1. Any patient with travel history (14 days) to the Arabian peninsula (Bahrain; Iraq; Iran; Israel, the West Bank, and Gaza; Jordan; Kuwait; Lebanon; Oman; Qatar; Saudi Arabia; Syria; the United Arab Emirates (UAE); and Yemen).presenting with fever (>=100.5 F) and respiratory symptoms (cough, shortness of breath) OR pneumonia (chest x-ray finding)
2. Any patient with travel history (14 days) to South Korea with fever and contact with an ambulatory or inpatient medical facility.
3. Any patient with fever and contact with a traveler to either the Arabian peninsula or South Korea that has met or potentially fulfills the above criteria
Patients should be placed on airborne, contact and faceshield precautions; the ED should contact IPaC or the NYC DoH and report as a possible MERS PUI (person under investigation). If, the ED contacts the DoH directly, they should still contact IPaC for subsequent reporting to the DoH.
I’m available to the ED off hours and Saturday. there is an IPaC nurse in the hospital on Sunday.
The DoH will “advise” as to whether the patient will be worked up as a MERS PUI.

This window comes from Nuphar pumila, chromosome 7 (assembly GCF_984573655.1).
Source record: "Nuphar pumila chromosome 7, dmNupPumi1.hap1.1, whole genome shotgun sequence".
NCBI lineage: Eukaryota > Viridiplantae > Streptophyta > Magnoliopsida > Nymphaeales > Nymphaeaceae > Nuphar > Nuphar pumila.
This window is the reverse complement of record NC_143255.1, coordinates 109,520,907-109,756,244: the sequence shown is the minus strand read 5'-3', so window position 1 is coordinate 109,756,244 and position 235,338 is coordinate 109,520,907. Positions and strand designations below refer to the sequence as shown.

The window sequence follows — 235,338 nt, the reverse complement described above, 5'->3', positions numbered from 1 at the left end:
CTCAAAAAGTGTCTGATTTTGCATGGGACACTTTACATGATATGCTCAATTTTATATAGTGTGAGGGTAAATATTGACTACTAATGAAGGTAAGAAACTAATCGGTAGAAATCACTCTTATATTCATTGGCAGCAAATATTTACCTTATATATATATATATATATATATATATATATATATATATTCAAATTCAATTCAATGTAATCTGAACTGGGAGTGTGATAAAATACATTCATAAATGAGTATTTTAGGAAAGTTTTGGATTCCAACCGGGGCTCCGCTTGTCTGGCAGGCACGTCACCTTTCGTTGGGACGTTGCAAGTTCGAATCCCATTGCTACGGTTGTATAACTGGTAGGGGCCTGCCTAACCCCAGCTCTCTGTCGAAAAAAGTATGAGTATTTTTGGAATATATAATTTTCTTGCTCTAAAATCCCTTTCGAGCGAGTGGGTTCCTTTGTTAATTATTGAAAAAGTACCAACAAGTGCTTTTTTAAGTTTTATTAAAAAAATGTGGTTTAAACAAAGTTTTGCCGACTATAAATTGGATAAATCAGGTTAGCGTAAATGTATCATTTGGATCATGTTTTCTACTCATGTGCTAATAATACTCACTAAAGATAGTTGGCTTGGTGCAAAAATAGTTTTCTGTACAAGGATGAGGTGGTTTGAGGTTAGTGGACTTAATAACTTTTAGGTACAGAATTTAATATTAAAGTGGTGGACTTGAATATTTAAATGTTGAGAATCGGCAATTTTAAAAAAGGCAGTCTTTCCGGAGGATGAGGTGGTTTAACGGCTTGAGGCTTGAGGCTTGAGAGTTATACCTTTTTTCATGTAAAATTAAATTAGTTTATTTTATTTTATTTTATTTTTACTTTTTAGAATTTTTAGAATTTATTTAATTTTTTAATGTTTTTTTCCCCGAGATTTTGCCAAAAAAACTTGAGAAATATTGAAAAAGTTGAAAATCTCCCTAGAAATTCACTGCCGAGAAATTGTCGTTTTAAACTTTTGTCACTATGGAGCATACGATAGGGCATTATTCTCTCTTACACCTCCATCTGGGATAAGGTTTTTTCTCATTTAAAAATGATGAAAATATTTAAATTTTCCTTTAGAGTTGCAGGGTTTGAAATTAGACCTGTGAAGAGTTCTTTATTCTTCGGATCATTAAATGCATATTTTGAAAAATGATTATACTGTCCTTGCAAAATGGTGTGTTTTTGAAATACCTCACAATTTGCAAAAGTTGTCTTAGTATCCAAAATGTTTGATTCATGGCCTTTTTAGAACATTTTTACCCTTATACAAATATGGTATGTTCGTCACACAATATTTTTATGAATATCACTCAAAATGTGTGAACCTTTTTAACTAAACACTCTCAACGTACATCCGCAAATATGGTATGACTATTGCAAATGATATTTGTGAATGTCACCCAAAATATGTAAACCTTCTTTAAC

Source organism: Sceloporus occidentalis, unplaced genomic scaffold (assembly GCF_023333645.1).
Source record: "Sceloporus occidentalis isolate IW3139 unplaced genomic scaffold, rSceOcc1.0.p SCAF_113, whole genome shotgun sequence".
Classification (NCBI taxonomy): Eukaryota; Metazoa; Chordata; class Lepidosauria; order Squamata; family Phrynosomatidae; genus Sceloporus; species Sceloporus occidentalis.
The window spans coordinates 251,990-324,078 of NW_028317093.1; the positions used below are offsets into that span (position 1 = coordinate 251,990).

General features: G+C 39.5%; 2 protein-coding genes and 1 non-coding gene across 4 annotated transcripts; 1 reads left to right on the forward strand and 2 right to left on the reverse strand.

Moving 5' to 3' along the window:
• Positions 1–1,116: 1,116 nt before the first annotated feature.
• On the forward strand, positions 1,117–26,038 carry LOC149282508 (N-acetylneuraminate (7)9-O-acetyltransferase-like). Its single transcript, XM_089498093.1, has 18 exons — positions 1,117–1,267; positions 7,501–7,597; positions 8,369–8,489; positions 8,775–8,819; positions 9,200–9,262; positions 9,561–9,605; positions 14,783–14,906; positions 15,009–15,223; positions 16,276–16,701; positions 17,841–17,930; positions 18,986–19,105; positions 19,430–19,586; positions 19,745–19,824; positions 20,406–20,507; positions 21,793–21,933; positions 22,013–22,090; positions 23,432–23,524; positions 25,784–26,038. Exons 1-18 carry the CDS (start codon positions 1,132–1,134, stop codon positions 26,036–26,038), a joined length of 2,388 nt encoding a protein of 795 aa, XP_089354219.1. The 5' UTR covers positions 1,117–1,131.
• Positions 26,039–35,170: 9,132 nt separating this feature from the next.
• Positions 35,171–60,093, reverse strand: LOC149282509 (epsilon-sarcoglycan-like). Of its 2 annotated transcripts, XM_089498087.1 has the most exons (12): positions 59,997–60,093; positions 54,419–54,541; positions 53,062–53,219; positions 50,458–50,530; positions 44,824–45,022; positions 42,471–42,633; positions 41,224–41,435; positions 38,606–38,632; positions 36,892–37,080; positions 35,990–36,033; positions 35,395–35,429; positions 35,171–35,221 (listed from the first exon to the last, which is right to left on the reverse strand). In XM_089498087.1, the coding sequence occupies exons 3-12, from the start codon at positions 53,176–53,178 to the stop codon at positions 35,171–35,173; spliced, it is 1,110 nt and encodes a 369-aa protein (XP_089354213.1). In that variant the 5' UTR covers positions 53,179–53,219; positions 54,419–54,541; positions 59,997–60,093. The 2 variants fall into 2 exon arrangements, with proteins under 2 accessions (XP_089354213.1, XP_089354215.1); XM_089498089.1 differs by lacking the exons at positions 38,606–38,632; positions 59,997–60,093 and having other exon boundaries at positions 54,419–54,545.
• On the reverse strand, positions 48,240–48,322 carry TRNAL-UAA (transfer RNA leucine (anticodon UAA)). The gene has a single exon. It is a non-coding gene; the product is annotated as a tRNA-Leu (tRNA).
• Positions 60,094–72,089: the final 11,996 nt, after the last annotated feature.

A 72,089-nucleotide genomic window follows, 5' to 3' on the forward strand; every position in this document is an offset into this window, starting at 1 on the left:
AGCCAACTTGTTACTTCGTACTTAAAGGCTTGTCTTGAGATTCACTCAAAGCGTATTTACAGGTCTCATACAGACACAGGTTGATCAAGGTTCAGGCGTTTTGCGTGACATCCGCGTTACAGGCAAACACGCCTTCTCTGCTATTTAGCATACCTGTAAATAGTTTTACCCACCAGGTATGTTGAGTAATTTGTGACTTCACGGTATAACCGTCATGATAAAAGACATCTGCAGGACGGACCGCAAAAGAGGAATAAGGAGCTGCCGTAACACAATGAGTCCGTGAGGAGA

As the DoH decision to test will likely span a day(s), the patient will likely leave the ED and go to either the floor or an ICU depending on the clinical judgment of the ED attending. If, the patient proceeds to a non-icu area, the nursing supervisor should be contacted to provide faceshields to the target admission area.
a log should be kept of all staff and visitors entering the room(s) where the patient is kept.
Visitors should be limited to 2, until we’ve ruled out MERS or the PUI status has been lifted
Visitors should wear surgical masks with shields NOT N95 respirators
The DoH will likely want an induced sputum, a nasopharyngeal culture and a red top for PCR. These should be kept in accessioning for DoH pick up
Nota bene: a traveler from an affected area falling within the target time span with bacterial bronchitis may have fever and a negative x-ray in the setting of respiratory symptoms. This case would qualify for PUI. For the DoH, the decision to perform or not perform a test can be leisurely discussed, but for hospital staff, there is no difference between a rule-out case and a true case.
George Alonso, M.D.
Director, Infection Prevention and Control (IPaC)
Elmhurst Hospital Center